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2 Republican NYC mayoral candidates field questions at forum

Michel Faulkner speaks during the Brooklyn GOP mayoral

Michel Faulkner speaks during the Brooklyn GOP mayoral candidate forum in the Dyker Beach Golf Course clubhouse, Wednesday, March 1, 2017. Credit: Jeff Bachner

The two Republicans running for New York City mayor took aim at Democratic incumbent Bill de Blasio on Wednesday night, casting him as an absentee leader mired in scandals, during a GOP forum in Brooklyn.

Paul Massey, a real estate sales executive, and Michel Faulkner, a former New York Jets football player turned church pastor, traded compliments with one another during a forum organized by the Brooklyn GOP, directing their criticism at de Blasio.

They each described the mayor as a politically divisive figure, who had not done enough to reduce rising homeless rates in the city.

“Part of the reason why I’m running is that we have a significant leadership vacuum, you can feel it,” Massey told an audience of about 60 voters gathered at a reception hall inside the Dyker Beach Golf Course.

“I object to the divisiveness of the current mayor, promoting ‘a tale of two cities’ . . . I think it’s very dangerous,” Massey said, referring to de Blasio’s 2013 campaign theme of bridging the gap between the city’s “haves and have nots.”

Massey, who has raised nearly $1.6 million for his campaign according to campaign finance reports, said he planned on self-financing the majority of his campaign, striking a contrast with de Blasio who is now facing state and federal probes into his campaign finance operations.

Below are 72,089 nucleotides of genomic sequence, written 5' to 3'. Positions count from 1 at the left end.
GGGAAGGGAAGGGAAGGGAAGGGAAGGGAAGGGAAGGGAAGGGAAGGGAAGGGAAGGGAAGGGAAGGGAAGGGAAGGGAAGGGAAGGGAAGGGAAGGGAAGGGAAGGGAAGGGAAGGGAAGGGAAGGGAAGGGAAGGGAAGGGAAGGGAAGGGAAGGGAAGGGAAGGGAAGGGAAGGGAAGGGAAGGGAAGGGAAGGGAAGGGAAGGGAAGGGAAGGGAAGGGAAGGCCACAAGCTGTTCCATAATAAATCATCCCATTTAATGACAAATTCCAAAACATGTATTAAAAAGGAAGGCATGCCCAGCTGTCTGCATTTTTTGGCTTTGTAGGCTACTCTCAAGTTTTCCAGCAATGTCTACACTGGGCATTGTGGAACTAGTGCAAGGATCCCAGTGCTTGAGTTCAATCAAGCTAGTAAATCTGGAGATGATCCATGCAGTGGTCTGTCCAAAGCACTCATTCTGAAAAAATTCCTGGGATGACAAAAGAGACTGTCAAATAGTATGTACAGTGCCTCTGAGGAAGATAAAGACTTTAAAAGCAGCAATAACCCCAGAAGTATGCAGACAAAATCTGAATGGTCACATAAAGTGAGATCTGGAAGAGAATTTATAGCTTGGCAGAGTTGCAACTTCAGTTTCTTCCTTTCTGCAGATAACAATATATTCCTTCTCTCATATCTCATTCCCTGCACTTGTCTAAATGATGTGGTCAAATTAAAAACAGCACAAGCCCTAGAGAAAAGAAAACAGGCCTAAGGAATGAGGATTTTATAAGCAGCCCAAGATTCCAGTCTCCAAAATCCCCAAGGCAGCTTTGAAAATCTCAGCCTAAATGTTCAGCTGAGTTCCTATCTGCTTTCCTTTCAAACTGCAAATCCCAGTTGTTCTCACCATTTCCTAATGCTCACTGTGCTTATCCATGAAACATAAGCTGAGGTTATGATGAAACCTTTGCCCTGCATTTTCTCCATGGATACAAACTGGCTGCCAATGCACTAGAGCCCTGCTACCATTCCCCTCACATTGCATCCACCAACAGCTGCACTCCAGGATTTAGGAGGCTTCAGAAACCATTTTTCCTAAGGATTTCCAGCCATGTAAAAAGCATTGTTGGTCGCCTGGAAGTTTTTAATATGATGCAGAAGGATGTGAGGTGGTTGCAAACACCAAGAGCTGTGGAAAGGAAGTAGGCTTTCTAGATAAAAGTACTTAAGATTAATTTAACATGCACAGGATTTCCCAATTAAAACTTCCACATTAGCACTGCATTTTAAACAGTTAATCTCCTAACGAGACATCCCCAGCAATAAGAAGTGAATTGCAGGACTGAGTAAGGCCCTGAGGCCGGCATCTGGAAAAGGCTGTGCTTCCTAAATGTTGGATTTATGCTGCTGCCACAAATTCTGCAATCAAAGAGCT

De Blasio, who last Friday voluntarily met with federal prosecutors looking into whether his aides doled out favors to campaign contributors, has repeatedly denied wrongdoing. On Monday, he told NY1 that he and his City Hall aides “have done everything appropriately.”

Massey described himself as “pretty socially moderate,” while Faulkner, billed himself as a conservative black candidate who could beat de Blasio and Democrats, by making inroads with black and latino voters.

“Right now New York City might be the last best hope that we have as Conservatives of stemming the tide on this progressive,” movement, Faulkner said, adding that Republicans did not have to sell themselves as “Democrat-lite” to win the mayoral race.

Faulkner, accused de Blasio — who traveled to other states during last year’s presidential race promoting Hillary Clinton and progressive causes — of “ignoring his responsibilities as mayor . . . neglecting the needs of his city for national exposure.”

Reached for comment, De Blasio campaign spokesman Dan Levitan, defended the mayor’s record saying “crime is at record lows, jobs are at a record high.”

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